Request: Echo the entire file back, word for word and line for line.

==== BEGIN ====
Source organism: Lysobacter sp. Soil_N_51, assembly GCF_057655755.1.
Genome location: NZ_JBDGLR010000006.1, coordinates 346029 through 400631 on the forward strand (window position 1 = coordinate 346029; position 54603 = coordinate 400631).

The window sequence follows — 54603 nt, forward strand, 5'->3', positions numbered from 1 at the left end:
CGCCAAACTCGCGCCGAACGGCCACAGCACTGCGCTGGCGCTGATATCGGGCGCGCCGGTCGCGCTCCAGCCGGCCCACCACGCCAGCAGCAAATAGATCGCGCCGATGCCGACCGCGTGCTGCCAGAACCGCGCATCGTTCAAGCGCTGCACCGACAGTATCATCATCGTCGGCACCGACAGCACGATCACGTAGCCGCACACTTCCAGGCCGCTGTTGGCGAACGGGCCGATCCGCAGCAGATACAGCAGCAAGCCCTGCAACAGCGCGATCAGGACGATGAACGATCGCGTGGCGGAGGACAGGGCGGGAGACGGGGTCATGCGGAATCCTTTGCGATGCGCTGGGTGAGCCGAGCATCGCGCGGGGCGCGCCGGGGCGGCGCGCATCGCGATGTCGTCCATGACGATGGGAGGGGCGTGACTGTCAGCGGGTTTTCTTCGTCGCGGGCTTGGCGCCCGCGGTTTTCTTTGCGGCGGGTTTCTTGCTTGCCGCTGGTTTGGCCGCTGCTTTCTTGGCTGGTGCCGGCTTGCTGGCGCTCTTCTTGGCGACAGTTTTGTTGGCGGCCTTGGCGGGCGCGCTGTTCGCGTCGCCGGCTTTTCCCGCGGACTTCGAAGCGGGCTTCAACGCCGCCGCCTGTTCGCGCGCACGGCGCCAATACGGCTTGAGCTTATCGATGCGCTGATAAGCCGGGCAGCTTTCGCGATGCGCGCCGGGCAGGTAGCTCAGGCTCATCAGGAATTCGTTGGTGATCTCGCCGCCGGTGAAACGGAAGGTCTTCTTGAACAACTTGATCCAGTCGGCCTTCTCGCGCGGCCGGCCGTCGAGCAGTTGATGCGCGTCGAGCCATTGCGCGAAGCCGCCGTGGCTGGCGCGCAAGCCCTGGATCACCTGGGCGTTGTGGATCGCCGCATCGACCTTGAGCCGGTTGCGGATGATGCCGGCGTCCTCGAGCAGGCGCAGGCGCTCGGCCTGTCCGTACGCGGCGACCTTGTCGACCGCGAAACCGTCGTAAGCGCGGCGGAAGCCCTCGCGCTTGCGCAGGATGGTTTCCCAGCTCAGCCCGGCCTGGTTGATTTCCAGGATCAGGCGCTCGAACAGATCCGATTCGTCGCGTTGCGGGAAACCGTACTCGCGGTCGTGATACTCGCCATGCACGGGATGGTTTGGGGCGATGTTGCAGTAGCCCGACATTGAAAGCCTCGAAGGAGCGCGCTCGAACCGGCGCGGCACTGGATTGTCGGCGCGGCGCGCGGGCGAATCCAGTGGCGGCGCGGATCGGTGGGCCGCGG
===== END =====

Source organism: Lysobacter sp. Soil_N_51, assembly GCF_057655755.1.
Genome location: NZ_JBDGLR010000006.1, coordinates 346029 through 400631 on the forward strand (window position 1 = coordinate 346029; position 54603 = coordinate 400631).

The window sequence follows — 54603 nt, forward strand, 5'->3', positions numbered from 1 at the left end:
CGCCAAACTCGCGCCGAACGGCCACAGCACTGCGCTGGCGCTGATATCGGGCGCGCCGGTCGCGCTCCAGCCGGCCCACCACGCCAGCAGCAAATAGATCGCGCCGATGCCGACCGCGTGCTGCCAGAACCGCGCATCGTTCAAGCGCTGCACCGACAGTATCATCATCGTCGGCACCGACAGCACGATCACGTAGCCGCACACTTCCAGGCCGCTGTTGGCGAACGGGCCGATCCGCAGCAGATACAGCAGCAAGCCCTGCAACAGCGCGATCAGGACGATGAACGATCGCGTGGCGGAGGACAGGGCGGGAGACGGGGTCATGCGGAATCCTTTGCGATGCGCTGGGTGAGCCGAGCATCGCGCGGGGCGCGCCGGGGCGGCGCGCATCGCGATGTCGTCCATGACGATGGGAGGGGCGTGACTGTCAGCGGGTTTTCTTCGTCGCGGGCTTGGCGCCCGCGGTTTTCTTTGCGGCGGGTTTCTTGCTTGCCGCTGGTTTGGCCGCTGCTTTCTTGGCTGGTGCCGGCTTGCTGGCGCTCTTCTTGGCGACAGTTTTGTTGGCGGCCTTGGCGGGCGCGCTGTTCGCGTCGCCGGCTTTTCCCGCGGACTTCGAAGCGGGCTTCAACGCCGCCGCCTGTTCGCGCGCACGGCGCCAATACGGCTTGAGCTTATCGATGCGCTGATAAGCCGGGCAGCTTTCGCGATGCGCGCCGGGCAGGTAGCTCAGGCTCATCAGGAATTCGTTGGTGATCTCGCCGCCGGTGAAACGGAAGGTCTTCTTGAACAACTTGATCCAGTCGGCCTTCTCGCGCGGCCGGCCGTCGAGCAGTTGATGCGCGTCGAGCCATTGCGCGAAGCCGCCGTGGCTGGCGCGCAAGCCCTGGATCACCTGGGCGTTGTGGATCGCCGCATCGACCTTGAGCCGGTTGCGGATGATGCCGGCGTCCTCGAGCAGGCGCAGGCGCTCGGCCTGTCCGTACGCGGCGACCTTGTCGACCGCGAAACCGTCGTAAGCGCGGCGGAAGCCCTCGCGCTTGCGCAGGATGGTTTCCCAGCTCAGCCCGGCCTGGTTGATTTCCAGGATCAGGCGCTCGAACAGATCCGATTCGTCGCGTTGCGGGAAACCGTACTCGCGGTCGTGATACTCGCCATGCACGGGATGGTTTGGGGCGATGTTGCAGTAGCCCGACATTGAAAGCCTCGAAGGAGCGCGCTCGAACCGGCGCGGCACTGGATTGTCGGCGCGGCGCGCGGGCGAATCCAGTGGCGGCGCGGATCGGTGGGCCGCGG